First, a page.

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(Last updated 8/31/10)

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Previous stories pertaining to Professor Rodewald's research:

"Some Migratory Birds Can't Find Success In Urban Areas, Study Finds," 3/31/08.

"Farming Inside Forests Hurts Bird Communities More Than Timber Harvesting, Study Suggests," 4/10/02.

STUDY: THE BRIGHT RED OF CARDINALS MEANS LESS IN URBAN AREAS

COLUMBUS, Ohio – Normally, the brilliant red of a male cardinal signals to females that he is a high-quality mate.  But that may not be true of cardinals living in urban areas, a new study suggests.

Researchers found that the bright red feather coloration of male northern cardinals (Cardinalis cardinalis) was less related to body condition for birds living in urban forests than it is for those in rural forests.  In other words, even cardinals in relatively poor condition may appear bright red in urban areas.

“We found that the relationship between brightness and body condition was stronger in more rural landscapes than it was in urban areas,” said Amanda Rodewald, co-author of the study and professor of wildlife ecology at Ohio State University’s School of Environment and Natural Resources.

Amanda D. Rodewald

“That means urbanization has the potential to disrupt cues that birds have long used to assess quality and choose mates.”

Rodewald conducted the study with Todd Jones, an undergraduate student researcher at the time, and Daniel Shustack, a recent doctoral graduate.  Their results appear in the current issue of The Wilson Journal of Ornithology.

The researchers studied 129 male and 145 female cardinals that were captured in 13 forests in central Ohio between 2006 and 2008.  Each forest was rated as to the amount of urbanization surrounding it, and the researchers compared feather samples from cardinals at each site.

The feathers were photographed and the photos were analyzed by a software program that measured the hue, saturation and brightness of each feather.

They also measured body mass and size of the cardinals to indicate their body condition, or health. Body condition considers how much a bird weighs after adjusting for its frame size.

The researchers did not find any relation between female body condition and plumage brightness and whether they lived in a more urban or more rural area.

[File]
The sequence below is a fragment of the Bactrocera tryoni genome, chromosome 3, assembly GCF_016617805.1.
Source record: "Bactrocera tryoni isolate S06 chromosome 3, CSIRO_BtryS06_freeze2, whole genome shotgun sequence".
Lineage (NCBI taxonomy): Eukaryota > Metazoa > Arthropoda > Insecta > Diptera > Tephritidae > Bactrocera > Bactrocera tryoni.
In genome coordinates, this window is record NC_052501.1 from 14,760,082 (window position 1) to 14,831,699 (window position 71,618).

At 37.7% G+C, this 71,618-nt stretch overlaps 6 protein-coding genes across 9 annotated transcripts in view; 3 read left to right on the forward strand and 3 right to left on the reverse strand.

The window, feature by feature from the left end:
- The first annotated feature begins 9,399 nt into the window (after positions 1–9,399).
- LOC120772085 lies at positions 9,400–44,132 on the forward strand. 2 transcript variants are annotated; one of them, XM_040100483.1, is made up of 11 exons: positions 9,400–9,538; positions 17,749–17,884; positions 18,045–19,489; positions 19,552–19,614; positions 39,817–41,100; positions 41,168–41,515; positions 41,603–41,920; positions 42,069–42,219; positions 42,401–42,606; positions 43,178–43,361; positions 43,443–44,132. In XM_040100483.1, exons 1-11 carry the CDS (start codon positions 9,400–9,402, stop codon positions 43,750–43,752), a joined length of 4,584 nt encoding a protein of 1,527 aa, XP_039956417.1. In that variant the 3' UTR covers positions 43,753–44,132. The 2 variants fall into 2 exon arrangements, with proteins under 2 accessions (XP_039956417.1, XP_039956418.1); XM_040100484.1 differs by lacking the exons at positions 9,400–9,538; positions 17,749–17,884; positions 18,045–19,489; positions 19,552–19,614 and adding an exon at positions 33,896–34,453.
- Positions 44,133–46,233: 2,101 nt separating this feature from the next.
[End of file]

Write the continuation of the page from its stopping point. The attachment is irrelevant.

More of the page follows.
For males, brighter feathers were indicative of birds in better condition in rural areas, but were not as indicative in urban areas.

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The fact that carotenoid-rich fruits are more available in urban areas, to birds over a wide range of conditions, may be one reason that brighter feathers aren’t more indicative of healthy birds in urban areas, Rodewald said.  In rural forests, only the highest-quality individuals may have access to carotenoids.


In cardinals, as in some other birds, feather coloration is related to their diet.  Diets high in carotenoids – pigments found in some fruits and other parts of plants – lead to brighter feather colors.

Previous studies indicate that forests within urban areas have nearly three times the amount of fruit and nearby bird feeders than exist in rural areas.  Urban forests have many exotic and invasive species, such as Amur honeysuckle and multiflora rose, that provide abundant sources of carotenoid-rich fruits.

The fact that carotenoid-rich fruits are more available in urban areas, to birds over a wide range of conditions, may be one reason that brighter feathers aren’t more indicative of healthy birds in urban areas, Rodewald said.  In rural forests, only the highest-quality individuals may have access to carotenoids.

Rodewald is continuing this research by studying how plumage coloration is related to the quality of territories that birds secure and their ability to produce young.

The research was funded by the National Science Foundation, the Ohio Division of Wildlife, Schwab Associate Scholarship grant from The Ohio State University, and an undergraduate research grant from the College of Biological Sciences.

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Contact: Amanda D. Rodewald, (614) 247-6099; Rodewald.1@osu.edu

Media Contact: Jeff Grabmeier, (614) 292-8457; Grabmeier.1@osu.edu

Written by Jessica Orwig